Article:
Osteochondrosis is a chronically occurring pathological process in which the vertebrae and intervertebral discs between them undergo degenerative-dystrophic changes. Most often this disease affects the cervical and lumbar spine. The thoracic spine is affected much less often, however, this pathology causes certain difficulties in differential diagnosis, since it can be confused with heart, lung or other diseases. In this article we will look at thoracic osteochondrosis in relation to symptoms and treatment.
Clinical picture in osteochondrosis of the thoracic region
The leading clinical sign of degenerative-dystrophic changes in the thoracic spine is a pain syndrome localized between the shoulder blades, in the chest, along the ribs, etc.
Some patients report moderate pain, others extremely severe pain. The pain syndrome is aggravated by deep breathing, twisting or bending the upper body, raising the arms, as well as other types of physical activity. Due to the localization of pain, osteochondrosis can be confused with angina pectoris, myocardial infarction, pancreatitis and some other diseases. It is extremely important to conduct a thorough differential diagnosis.
Due to severe pain, the patient cannot take a deep breath, which makes him feel short of breath. At the same time, sensitive disorders of the upper extremities in the form of numbness, tingling and much more muscle tension in the back are often observed. In some cases, the clinical picture is complemented by disorders in the digestive system, for example, flatulence, epigastric pain, heartburn, and so on.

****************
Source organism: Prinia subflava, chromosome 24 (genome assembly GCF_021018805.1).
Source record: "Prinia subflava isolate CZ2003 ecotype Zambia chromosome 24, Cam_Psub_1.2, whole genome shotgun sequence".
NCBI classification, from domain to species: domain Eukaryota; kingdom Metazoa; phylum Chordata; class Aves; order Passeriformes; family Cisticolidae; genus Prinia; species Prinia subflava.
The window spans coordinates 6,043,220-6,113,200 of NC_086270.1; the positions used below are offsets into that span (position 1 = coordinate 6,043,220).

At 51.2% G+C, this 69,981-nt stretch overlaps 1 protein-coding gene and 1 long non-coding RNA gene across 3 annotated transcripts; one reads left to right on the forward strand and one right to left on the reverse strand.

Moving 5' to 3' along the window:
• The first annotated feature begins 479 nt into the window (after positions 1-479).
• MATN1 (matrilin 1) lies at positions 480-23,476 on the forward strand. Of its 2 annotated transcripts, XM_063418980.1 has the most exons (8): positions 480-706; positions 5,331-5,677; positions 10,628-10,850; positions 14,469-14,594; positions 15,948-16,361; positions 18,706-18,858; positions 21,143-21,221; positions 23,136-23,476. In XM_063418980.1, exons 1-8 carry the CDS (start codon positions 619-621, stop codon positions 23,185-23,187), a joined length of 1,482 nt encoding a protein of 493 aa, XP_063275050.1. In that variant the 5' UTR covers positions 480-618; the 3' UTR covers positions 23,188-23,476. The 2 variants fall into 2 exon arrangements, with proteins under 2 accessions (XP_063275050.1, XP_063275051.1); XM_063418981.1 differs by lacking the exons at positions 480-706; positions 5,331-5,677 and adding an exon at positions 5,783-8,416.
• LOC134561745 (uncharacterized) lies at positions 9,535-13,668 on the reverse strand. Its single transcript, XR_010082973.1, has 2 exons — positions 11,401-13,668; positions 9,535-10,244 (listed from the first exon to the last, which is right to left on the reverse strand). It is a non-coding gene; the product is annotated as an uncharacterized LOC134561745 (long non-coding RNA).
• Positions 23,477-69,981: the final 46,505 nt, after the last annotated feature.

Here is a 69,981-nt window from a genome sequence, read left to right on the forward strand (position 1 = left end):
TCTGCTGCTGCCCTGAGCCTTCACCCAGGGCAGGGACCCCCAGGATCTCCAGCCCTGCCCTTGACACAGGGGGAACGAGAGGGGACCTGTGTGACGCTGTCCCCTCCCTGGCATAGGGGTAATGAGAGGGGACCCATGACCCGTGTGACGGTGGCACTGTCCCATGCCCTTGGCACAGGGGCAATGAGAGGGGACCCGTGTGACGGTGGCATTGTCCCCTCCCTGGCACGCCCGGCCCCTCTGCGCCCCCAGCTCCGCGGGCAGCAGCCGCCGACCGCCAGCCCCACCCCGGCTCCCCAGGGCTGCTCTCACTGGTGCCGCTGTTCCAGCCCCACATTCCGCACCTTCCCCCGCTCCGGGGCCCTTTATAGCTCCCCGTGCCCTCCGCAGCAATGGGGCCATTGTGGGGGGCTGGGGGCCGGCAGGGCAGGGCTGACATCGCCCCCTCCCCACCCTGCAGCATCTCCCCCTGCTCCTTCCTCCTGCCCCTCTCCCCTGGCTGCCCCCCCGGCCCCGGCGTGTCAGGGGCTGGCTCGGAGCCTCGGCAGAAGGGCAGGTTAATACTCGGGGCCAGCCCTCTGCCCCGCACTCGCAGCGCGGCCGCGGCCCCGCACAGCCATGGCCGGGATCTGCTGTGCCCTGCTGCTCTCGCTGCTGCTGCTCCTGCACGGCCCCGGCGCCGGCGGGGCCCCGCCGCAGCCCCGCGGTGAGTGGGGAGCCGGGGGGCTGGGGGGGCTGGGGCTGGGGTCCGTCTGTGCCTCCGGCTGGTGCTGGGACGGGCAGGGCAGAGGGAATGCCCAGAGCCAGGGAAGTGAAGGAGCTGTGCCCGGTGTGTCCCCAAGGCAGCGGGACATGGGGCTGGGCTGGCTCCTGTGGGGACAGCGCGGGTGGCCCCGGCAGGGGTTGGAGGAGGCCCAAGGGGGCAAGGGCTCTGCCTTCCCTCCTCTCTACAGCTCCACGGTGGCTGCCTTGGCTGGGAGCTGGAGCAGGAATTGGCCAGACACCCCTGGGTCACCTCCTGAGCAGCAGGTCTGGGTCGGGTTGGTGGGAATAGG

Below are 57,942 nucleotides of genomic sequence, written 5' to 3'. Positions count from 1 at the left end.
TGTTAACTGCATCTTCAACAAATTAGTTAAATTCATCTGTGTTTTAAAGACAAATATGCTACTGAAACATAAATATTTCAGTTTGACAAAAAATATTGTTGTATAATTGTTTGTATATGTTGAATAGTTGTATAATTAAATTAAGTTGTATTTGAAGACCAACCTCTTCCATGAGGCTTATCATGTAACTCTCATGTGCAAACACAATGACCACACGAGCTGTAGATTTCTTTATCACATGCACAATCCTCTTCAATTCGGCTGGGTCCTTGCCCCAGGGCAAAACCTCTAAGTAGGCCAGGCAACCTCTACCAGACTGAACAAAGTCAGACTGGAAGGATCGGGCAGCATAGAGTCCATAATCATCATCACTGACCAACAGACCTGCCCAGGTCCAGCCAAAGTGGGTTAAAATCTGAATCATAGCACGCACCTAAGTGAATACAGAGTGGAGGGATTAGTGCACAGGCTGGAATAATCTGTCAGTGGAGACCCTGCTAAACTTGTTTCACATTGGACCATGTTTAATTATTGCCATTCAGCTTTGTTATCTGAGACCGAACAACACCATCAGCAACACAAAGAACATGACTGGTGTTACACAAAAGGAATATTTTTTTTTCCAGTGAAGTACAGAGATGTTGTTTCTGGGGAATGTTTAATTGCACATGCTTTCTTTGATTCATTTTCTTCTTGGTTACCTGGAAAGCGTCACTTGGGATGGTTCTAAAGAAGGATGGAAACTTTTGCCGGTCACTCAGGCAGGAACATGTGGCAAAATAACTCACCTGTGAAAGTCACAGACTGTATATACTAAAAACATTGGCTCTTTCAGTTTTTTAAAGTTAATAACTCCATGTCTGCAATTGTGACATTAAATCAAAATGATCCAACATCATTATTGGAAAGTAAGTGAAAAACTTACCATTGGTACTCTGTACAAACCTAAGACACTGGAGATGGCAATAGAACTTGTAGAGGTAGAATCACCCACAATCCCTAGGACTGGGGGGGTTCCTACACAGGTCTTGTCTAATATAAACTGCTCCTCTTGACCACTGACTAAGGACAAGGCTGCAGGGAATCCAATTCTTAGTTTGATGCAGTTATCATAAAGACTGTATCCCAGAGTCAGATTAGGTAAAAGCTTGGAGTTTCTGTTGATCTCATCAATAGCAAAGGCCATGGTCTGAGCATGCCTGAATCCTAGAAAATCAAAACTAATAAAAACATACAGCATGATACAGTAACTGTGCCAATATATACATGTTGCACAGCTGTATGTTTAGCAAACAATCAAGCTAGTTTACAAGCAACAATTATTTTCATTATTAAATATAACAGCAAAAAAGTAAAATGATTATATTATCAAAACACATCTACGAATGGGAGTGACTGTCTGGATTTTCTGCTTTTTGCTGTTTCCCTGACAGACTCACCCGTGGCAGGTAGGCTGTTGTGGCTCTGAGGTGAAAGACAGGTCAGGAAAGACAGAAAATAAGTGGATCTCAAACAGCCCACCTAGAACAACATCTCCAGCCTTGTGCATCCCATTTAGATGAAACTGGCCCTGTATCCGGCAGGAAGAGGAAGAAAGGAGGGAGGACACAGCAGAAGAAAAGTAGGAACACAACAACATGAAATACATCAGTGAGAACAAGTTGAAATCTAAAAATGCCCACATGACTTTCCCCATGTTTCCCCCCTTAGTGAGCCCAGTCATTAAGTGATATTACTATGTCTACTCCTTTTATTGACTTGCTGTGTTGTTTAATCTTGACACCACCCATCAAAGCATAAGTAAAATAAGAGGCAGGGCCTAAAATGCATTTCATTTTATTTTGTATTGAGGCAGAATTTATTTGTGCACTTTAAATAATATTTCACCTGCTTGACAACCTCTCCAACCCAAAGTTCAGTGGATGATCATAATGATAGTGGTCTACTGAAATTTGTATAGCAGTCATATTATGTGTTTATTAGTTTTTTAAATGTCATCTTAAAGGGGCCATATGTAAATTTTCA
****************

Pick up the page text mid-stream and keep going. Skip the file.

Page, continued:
Treatment of osteochondrosis of the thoracic spine
First of all, during the period of exacerbation of osteochondrosis of the thoracic spine, it is recommended to adhere to bed rest, or at least semi-bed rest.
Nonsteroidal anti-inflammatory drugs are used to relieve pain.
In 2014, scientists from the Kazakh National Medical University published a work, the results of which proved the effectiveness of complex treatment of osteochondrosis with muscle relaxants.
Muscle relaxants aim to stop muscle spasms.
The treatment plan is necessarily supplemented with B vitamins and physiotherapeutic procedures. Of the physiotherapeutic procedures, electrophoresis, magnetotherapy, phonophoresis, etc. can be used.
After the end of the acute process, the patient can be prescribed massage courses and therapeutic exercises.
In some cases, the question of surgical intervention can be decided, for example, in the presence of an intervertebral hernia that compresses the spinal cord.